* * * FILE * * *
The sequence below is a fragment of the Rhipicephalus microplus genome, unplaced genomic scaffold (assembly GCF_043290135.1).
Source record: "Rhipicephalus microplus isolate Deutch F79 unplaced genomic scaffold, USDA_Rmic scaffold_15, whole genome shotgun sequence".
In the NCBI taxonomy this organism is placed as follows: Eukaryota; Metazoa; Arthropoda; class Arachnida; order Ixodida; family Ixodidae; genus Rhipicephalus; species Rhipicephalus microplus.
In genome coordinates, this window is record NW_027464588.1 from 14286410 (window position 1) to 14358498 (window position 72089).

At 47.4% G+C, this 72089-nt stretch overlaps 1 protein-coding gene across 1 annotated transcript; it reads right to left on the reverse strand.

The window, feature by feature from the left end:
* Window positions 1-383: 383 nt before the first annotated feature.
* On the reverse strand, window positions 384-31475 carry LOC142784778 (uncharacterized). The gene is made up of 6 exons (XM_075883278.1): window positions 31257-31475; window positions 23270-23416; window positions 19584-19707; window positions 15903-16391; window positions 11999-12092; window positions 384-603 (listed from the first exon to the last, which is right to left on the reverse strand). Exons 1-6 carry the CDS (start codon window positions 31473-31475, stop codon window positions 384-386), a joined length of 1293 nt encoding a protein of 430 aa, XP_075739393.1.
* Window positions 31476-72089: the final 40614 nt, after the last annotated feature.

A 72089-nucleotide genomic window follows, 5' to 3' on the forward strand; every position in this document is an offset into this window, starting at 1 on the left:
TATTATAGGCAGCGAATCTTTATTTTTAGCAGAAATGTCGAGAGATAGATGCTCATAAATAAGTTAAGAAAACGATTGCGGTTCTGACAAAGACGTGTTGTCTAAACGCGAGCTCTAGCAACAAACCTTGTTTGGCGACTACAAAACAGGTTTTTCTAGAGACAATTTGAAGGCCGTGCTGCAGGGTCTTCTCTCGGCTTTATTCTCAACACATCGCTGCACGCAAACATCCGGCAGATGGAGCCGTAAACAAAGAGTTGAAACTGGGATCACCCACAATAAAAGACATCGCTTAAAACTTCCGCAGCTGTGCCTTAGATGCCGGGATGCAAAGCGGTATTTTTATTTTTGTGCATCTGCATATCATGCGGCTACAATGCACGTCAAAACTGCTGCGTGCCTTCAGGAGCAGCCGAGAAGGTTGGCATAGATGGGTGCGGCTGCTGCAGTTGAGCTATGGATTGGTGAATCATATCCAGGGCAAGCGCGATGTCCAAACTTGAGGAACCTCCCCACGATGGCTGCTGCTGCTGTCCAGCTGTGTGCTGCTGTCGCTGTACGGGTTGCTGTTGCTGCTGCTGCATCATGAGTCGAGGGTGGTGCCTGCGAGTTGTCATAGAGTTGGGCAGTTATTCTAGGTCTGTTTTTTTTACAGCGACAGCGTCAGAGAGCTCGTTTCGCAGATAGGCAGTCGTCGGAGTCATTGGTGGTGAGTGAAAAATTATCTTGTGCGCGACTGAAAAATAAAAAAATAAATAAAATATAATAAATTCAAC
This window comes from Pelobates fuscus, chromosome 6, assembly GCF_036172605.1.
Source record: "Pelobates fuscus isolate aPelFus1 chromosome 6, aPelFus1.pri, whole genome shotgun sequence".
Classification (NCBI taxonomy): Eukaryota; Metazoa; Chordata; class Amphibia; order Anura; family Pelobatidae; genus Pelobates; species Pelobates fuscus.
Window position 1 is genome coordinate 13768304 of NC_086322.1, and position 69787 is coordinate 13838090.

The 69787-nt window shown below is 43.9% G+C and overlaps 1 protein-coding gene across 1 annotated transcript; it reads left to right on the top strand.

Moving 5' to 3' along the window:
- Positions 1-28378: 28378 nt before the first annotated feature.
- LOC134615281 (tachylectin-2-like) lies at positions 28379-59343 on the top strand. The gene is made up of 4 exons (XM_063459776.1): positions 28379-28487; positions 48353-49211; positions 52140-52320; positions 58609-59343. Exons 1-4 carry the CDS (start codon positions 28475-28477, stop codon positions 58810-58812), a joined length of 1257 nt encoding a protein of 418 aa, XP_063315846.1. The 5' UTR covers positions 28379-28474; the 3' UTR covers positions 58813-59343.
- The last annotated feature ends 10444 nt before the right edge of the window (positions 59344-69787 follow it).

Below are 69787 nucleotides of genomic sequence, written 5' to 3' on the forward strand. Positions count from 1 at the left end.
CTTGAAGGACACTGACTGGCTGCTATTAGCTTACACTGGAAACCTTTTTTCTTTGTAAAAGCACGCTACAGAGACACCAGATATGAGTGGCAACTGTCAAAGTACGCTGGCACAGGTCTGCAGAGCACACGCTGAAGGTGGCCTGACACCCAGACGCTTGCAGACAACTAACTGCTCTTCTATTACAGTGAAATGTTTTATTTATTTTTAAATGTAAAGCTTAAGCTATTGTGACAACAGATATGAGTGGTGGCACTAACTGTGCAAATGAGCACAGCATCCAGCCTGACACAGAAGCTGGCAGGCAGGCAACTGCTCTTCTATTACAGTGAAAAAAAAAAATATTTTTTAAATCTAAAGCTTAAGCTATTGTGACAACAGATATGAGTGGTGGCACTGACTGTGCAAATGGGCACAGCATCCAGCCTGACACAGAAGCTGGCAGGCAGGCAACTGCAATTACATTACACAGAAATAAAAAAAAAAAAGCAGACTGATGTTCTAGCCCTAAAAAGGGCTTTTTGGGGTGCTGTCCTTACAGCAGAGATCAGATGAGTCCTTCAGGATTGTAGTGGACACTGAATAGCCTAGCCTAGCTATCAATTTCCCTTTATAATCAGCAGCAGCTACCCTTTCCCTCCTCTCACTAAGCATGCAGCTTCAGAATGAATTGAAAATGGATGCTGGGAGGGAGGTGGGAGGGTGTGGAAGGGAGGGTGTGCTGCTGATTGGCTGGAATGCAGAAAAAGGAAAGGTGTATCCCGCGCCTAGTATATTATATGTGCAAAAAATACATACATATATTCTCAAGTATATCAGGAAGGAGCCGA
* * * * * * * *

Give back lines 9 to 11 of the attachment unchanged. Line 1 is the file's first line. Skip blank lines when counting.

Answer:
* Window positions 31476-72089: the final 40614 nt, after the last annotated feature.

A 72089-nucleotide genomic window follows, 5' to 3' on the forward strand; every position in this document is an offset into this window, starting at 1 on the left:
TATTATAGGCAGCGAATCTTTATTTTTAGCAGAAATGTCGAGAGATAGATGCTCATAAATAAGTTAAGAAAACGATTGCGGTTCTGACAAAGACGTGTTGTCTAAACGCGAGCTCTAGCAACAAACCTTGTTTGGCGACTACAAAACAGGTTTTTCTAGAGACAATTTGAAGGCCGTGCTGCAGGGTCTTCTCTCGGCTTTATTCTCAACACATCGCTGCACGCAAACATCCGGCAGATGGAGCCGTAAACAAAGAGTTGAAACTGGGATCACCCACAATAAAAGACATCGCTTAAAACTTCCGCAGCTGTGCCTTAGATGCCGGGATGCAAAGCGGTATTTTTATTTTTGTGCATCTGCATATCATGCGGCTACAATGCACGTCAAAACTGCTGCGTGCCTTCAGGAGCAGCCGAGAAGGTTGGCATAGATGGGTGCGGCTGCTGCAGTTGAGCTATGGATTGGTGAATCATATCCAGGGCAAGCGCGATGTCCAAACTTGAGGAACCTCCCCACGATGGCTGCTGCTGCTGTCCAGCTGTGTGCTGCTGTCGCTGTACGGGTTGCTGTTGCTGCTGCTGCATCATGAGTCGAGGGTGGTGCCTGCGAGTTGTCATAGAGTTGGGCAGTTATTCTAGGTCTGTTTTTTTTACAGCGACAGCGTCAGAGAGCTCGTTTCGCAGATAGGCAGTCGTCGGAGTCATTGGTGGTGAGTGAAAAATTATCTTGTGCGCGACTGAAAAATAAAAAAATAAATAAAATATAATAAATTCAAC